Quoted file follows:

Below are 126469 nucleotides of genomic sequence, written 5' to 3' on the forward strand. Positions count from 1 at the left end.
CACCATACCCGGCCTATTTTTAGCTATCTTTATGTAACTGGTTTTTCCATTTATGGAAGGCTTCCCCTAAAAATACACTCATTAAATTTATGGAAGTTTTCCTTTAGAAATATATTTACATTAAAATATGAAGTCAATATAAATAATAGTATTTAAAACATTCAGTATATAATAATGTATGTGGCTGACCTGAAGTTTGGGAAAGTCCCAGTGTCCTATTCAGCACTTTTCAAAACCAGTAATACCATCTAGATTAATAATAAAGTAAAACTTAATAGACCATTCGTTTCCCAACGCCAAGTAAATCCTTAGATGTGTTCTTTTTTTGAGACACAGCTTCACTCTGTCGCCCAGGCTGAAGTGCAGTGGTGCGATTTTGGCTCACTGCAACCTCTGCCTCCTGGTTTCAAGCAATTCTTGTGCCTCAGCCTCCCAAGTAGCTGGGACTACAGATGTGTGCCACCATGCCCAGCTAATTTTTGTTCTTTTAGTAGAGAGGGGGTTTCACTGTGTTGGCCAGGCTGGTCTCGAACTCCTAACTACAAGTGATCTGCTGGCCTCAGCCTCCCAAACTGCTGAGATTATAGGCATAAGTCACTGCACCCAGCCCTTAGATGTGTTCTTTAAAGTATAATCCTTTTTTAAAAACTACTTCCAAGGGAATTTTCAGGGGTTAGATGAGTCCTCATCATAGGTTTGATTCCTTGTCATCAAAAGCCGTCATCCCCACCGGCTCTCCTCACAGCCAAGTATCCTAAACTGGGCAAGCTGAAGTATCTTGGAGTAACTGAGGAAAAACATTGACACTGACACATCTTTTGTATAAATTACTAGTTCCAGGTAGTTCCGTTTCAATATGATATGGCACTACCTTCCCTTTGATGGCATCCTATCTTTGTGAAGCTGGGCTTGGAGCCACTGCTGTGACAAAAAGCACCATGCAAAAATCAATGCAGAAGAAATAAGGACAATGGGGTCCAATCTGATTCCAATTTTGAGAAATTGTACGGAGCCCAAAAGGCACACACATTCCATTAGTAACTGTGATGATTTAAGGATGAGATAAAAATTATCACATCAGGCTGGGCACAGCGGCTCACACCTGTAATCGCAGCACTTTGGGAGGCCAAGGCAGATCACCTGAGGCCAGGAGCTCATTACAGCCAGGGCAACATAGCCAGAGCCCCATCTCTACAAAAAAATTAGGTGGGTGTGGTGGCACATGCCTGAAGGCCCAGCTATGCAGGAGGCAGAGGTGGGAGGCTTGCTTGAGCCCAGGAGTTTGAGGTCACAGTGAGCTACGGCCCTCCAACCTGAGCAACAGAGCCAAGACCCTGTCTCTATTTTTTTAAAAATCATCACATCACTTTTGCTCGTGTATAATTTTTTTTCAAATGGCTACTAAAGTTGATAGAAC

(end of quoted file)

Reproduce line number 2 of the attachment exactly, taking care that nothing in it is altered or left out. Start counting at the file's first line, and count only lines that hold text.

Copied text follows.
CACCATACCCGGCCTATTTTTAGCTATCTTTATGTAACTGGTTTTTCCATTTATGGAAGGCTTCCCCTAAAAATACACTCATTAAATTTATGGAAGTTTTCCTTTAGAAATATATTTACATTAAAATATGAAGTCAATATAAATAATAGTATTTAAAACATTCAGTATATAATAATGTATGTGGCTGACCTGAAGTTTGGGAAAGTCCCAGTGTCCTATTCAGCACTTTTCAAAACCAGTAATACCATCTAGATTAATAATAAAGTAAAACTTAATAGACCATTCGTTTCCCAACGCCAAGTAAATCCTTAGATGTGTTCTTTTTTTGAGACACAGCTTCACTCTGTCGCCCAGGCTGAAGTGCAGTGGTGCGATTTTGGCTCACTGCAACCTCTGCCTCCTGGTTTCAAGCAATTCTTGTGCCTCAGCCTCCCAAGTAGCTGGGACTACAGATGTGTGCCACCATGCCCAGCTAATTTTTGTTCTTTTAGTAGAGAGGGGGTTTCACTGTGTTGGCCAGGCTGGTCTCGAACTCCTAACTACAAGTGATCTGCTGGCCTCAGCCTCCCAAACTGCTGAGATTATAGGCATAAGTCACTGCACCCAGCCCTTAGATGTGTTCTTTAAAGTATAATCCTTTTTTAAAAACTACTTCCAAGGGAATTTTCAGGGGTTAGATGAGTCCTCATCATAGGTTTGATTCCTTGTCATCAAAAGCCGTCATCCCCACCGGCTCTCCTCACAGCCAAGTATCCTAAACTGGGCAAGCTGAAGTATCTTGGAGTAACTGAGGAAAAACATTGACACTGACACATCTTTTGTATAAATTACTAGTTCCAGGTAGTTCCGTTTCAATATGATATGGCACTACCTTCCCTTTGATGGCATCCTATCTTTGTGAAGCTGGGCTTGGAGCCACTGCTGTGACAAAAAGCACCATGCAAAAATCAATGCAGAAGAAATAAGGACAATGGGGTCCAATCTGATTCCAATTTTGAGAAATTGTACGGAGCCCAAAAGGCACACACATTCCATTAGTAACTGTGATGATTTAAGGATGAGATAAAAATTATCACATCAGGCTGGGCACAGCGGCTCACACCTGTAATCGCAGCACTTTGGGAGGCCAAGGCAGATCACCTGAGGCCAGGAGCTCATTACAGCCAGGGCAACATAGCCAGAGCCCCATCTCTACAAAAAAATTAGGTGGGTGTGGTGGCACATGCCTGAAGGCCCAGCTATGCAGGAGGCAGAGGTGGGAGGCTTGCTTGAGCCCAGGAGTTTGAGGTCACAGTGAGCTACGGCCCTCCAACCTGAGCAACAGAGCCAAGACCCTGTCTCTATTTTTTTAAAAATCATCACATCACTTTTGCTCGTGTATAATTTTTTTTCAAATGGCTACTAAAGTTGATAGAAC